Gramsci and the concept of hegemony cast a long shadow over radical political theory. Yet how far has this theory got us? Unlike previous revolutionary movements, Day argues, most contemporary radical social movements do not strive to take control of the state. Instead, they attempt to develop new forms of self-organisation that can run parallel to it.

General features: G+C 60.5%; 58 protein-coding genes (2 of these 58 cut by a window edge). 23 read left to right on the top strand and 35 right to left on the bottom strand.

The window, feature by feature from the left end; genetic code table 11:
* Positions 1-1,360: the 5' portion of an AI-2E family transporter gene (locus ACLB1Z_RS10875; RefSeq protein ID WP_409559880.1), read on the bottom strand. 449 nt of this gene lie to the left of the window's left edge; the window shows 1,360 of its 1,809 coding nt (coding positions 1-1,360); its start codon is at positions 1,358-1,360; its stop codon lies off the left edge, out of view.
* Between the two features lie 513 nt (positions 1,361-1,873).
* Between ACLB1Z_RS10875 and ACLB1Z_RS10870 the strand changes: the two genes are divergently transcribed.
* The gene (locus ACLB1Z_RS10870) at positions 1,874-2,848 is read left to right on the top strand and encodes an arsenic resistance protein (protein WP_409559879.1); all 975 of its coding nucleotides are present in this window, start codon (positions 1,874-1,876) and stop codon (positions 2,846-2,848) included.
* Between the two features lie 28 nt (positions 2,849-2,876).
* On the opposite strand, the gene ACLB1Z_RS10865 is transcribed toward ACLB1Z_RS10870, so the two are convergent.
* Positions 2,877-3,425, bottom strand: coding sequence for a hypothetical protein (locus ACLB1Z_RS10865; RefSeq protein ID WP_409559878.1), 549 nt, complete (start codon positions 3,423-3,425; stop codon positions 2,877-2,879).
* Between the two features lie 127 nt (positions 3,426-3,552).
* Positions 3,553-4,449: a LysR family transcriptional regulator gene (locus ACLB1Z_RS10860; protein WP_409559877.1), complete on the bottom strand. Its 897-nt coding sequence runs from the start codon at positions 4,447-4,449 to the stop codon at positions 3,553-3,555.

This book draws together a variety of different strands in political theory to weave an innovative new approach to politics today. From Hegel’s concept of recognition, through theories of hegemony and affinity to Hardt and Negri’s reflections on Empire, Day maps academia’s theoretical concerns onto today’s politics of the street. Ideal for all students of political theory, Day’s fresh approach combines Marxist, Anarchist and post-structuralist theory to shed new light on the politics and practice of contemporary social movements.